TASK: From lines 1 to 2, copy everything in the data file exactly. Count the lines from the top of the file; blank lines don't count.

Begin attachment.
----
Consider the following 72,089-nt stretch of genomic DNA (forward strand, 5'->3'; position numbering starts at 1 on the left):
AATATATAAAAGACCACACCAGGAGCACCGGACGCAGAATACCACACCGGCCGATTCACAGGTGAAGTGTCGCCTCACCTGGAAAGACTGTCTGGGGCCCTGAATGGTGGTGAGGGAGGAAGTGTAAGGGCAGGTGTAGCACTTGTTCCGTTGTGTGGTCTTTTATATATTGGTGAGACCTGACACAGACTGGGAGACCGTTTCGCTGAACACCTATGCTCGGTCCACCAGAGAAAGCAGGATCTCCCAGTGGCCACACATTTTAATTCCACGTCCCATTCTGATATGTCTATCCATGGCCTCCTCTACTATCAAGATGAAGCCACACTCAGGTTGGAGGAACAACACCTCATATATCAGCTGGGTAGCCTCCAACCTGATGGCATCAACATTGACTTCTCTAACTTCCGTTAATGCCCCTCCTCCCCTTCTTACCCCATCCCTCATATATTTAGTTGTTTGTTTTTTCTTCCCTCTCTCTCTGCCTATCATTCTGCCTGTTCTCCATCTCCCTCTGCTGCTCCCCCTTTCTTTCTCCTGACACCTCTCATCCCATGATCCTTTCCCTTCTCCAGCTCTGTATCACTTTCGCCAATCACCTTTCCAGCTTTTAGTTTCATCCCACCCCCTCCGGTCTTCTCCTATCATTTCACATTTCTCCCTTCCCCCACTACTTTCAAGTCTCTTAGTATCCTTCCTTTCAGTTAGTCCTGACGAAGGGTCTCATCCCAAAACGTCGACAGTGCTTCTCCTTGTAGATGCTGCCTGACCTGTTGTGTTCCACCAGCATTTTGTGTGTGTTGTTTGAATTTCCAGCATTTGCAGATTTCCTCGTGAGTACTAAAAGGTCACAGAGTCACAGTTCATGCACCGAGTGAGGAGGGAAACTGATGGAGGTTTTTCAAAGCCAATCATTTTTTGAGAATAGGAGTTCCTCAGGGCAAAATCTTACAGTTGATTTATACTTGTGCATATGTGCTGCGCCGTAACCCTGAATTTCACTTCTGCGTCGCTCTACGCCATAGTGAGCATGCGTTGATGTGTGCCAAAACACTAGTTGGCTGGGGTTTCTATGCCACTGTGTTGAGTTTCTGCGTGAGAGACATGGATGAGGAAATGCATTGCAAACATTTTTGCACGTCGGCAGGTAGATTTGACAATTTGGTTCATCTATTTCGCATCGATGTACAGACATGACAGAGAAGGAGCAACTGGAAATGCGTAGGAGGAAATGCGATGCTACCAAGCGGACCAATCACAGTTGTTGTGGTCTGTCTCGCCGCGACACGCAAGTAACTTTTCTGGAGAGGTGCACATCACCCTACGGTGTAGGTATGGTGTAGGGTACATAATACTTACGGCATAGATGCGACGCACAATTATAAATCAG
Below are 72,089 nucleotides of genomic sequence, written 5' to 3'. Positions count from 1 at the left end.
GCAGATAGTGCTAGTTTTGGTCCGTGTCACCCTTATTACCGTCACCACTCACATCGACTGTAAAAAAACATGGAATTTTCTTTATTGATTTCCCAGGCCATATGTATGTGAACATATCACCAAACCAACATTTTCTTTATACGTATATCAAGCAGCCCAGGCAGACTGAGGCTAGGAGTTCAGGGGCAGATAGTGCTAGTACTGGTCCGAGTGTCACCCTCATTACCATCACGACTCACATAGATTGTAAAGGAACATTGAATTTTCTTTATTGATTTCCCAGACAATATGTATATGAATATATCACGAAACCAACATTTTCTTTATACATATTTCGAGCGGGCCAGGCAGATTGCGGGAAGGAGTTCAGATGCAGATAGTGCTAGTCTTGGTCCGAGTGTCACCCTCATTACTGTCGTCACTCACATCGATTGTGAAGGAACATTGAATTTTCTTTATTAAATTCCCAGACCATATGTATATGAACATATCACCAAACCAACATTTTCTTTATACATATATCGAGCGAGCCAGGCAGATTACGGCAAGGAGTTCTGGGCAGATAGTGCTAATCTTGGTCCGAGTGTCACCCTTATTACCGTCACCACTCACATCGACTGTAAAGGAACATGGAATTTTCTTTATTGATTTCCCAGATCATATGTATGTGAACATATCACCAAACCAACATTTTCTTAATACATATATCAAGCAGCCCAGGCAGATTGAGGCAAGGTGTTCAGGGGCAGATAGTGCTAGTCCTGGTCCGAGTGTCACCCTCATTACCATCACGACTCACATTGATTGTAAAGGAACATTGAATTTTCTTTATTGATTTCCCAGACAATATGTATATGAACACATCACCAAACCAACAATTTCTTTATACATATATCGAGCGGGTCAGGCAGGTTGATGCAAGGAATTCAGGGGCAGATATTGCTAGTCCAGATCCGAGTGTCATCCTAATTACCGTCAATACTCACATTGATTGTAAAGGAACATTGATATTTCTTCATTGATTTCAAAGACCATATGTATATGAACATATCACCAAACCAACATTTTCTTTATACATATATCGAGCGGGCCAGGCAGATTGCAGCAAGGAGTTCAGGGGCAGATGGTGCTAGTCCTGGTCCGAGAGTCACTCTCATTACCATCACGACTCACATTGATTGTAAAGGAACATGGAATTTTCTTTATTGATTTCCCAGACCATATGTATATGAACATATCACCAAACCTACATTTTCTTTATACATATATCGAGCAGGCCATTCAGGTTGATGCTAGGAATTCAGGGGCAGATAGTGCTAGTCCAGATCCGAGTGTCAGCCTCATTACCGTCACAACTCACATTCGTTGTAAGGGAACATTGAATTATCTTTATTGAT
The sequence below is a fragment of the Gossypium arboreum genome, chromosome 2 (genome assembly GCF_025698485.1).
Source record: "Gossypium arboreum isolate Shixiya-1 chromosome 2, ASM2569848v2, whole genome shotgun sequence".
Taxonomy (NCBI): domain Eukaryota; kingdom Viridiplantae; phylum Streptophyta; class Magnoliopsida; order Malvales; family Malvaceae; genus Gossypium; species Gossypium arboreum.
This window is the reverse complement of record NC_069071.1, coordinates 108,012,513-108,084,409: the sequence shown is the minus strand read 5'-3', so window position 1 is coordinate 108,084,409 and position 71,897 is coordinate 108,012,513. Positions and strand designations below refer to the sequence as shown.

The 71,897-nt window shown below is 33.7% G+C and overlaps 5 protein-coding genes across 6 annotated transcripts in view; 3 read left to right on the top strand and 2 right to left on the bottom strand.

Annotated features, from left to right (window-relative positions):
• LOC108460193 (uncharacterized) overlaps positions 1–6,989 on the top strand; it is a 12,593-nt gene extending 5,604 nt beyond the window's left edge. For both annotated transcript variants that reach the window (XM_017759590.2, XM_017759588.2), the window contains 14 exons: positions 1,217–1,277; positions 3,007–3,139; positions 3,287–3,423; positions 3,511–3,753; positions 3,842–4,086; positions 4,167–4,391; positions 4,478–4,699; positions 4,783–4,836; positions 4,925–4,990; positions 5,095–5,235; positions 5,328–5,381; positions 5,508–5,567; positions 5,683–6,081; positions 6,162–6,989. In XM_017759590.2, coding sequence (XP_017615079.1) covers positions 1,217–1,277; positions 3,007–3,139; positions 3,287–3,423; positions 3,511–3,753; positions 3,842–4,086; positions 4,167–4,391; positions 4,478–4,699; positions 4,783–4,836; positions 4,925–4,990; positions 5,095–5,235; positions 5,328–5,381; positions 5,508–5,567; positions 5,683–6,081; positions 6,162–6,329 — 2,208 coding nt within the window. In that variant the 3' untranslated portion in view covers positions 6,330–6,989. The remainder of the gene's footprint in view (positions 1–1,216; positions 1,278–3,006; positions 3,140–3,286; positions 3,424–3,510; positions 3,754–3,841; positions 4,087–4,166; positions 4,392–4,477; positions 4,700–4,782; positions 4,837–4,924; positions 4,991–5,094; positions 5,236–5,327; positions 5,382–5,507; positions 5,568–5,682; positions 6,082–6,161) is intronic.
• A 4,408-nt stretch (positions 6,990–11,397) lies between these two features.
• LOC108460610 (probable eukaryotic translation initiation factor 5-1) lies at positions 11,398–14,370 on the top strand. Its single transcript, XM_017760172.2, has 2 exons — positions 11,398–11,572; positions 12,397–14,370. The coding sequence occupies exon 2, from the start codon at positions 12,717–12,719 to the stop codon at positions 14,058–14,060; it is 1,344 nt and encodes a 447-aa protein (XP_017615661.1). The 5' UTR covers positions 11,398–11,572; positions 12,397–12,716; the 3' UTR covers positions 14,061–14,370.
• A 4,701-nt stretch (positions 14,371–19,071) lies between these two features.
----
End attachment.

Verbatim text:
Consider the following 72,089-nt stretch of genomic DNA (forward strand, 5'->3'; position numbering starts at 1 on the left):
AATATATAAAAGACCACACCAGGAGCACCGGACGCAGAATACCACACCGGCCGATTCACAGGTGAAGTGTCGCCTCACCTGGAAAGACTGTCTGGGGCCCTGAATGGTGGTGAGGGAGGAAGTGTAAGGGCAGGTGTAGCACTTGTTCCGTTGTGTGGTCTTTTATATATTGGTGAGACCTGACACAGACTGGGAGACCGTTTCGCTGAACACCTATGCTCGGTCCACCAGAGAAAGCAGGATCTCCCAGTGGCCACACATTTTAATTCCACGTCCCATTCTGATATGTCTATCCATGGCCTCCTCTACTATCAAGATGAAGCCACACTCAGGTTGGAGGAACAACACCTCATATATCAGCTGGGTAGCCTCCAACCTGATGGCATCAACATTGACTTCTCTAACTTCCGTTAATGCCCCTCCTCCCCTTCTTACCCCATCCCTCATATATTTAGTTGTTTGTTTTTTCTTCCCTCTCTCTCTGCCTATCATTCTGCCTGTTCTCCATCTCCCTCTGCTGCTCCCCCTTTCTTTCTCCTGACACCTCTCATCCCATGATCCTTTCCCTTCTCCAGCTCTGTATCACTTTCGCCAATCACCTTTCCAGCTTTTAGTTTCATCCCACCCCCTCCGGTCTTCTCCTATCATTTCACATTTCTCCCTTCCCCCACTACTTTCAAGTCTCTTAGTATCCTTCCTTTCAGTTAGTCCTGACGAAGGGTCTCATCCCAAAACGTCGACAGTGCTTCTCCTTGTAGATGCTGCCTGACCTGTTGTGTTCCACCAGCATTTTGTGTGTGTTGTTTGAATTTCCAGCATTTGCAGATTTCCTCGTGAGTACTAAAAGGTCACAGAGTCACAGTTCATGCACCGAGTGAGGAGGGAAACTGATGGAGGTTTTTCAAAGCCAATCATTTTTTGAGAATAGGAGTTCCTCAGGGCAAAATCTTACAGTTGATTTATACTTGTGCATATGTGCTGCGCCGTAACCCTGAATTTCACTTCTGCGTCGCTCTACGCCATAGTGAGCATGCGTTGATGTGTGCCAAAACACTAGTTGGCTGGGGTTTCTATGCCACTGTGTTGAGTTTCTGCGTGAGAGACATGGATGAGGAAATGCATTGCAAACATTTTTGCACGTCGGCAGGTAGATTTGACAATTTGGTTCATCTATTTCGCATCGATGTACAGACATGACAGAGAAGGAGCAACTGGAAATGCGTAGGAGGAAATGCGATGCTACCAAGCGGACCAATCACAGTTGTTGTGGTCTGTCTCGCCGCGACACGCAAGTAACTTTTCTGGAGAGGTGCACATCACCCTACGGTGTAGGTATGGTGTAGGGTACATAATACTTACGGCATAGATGCGACGCACAATTATAAATCAG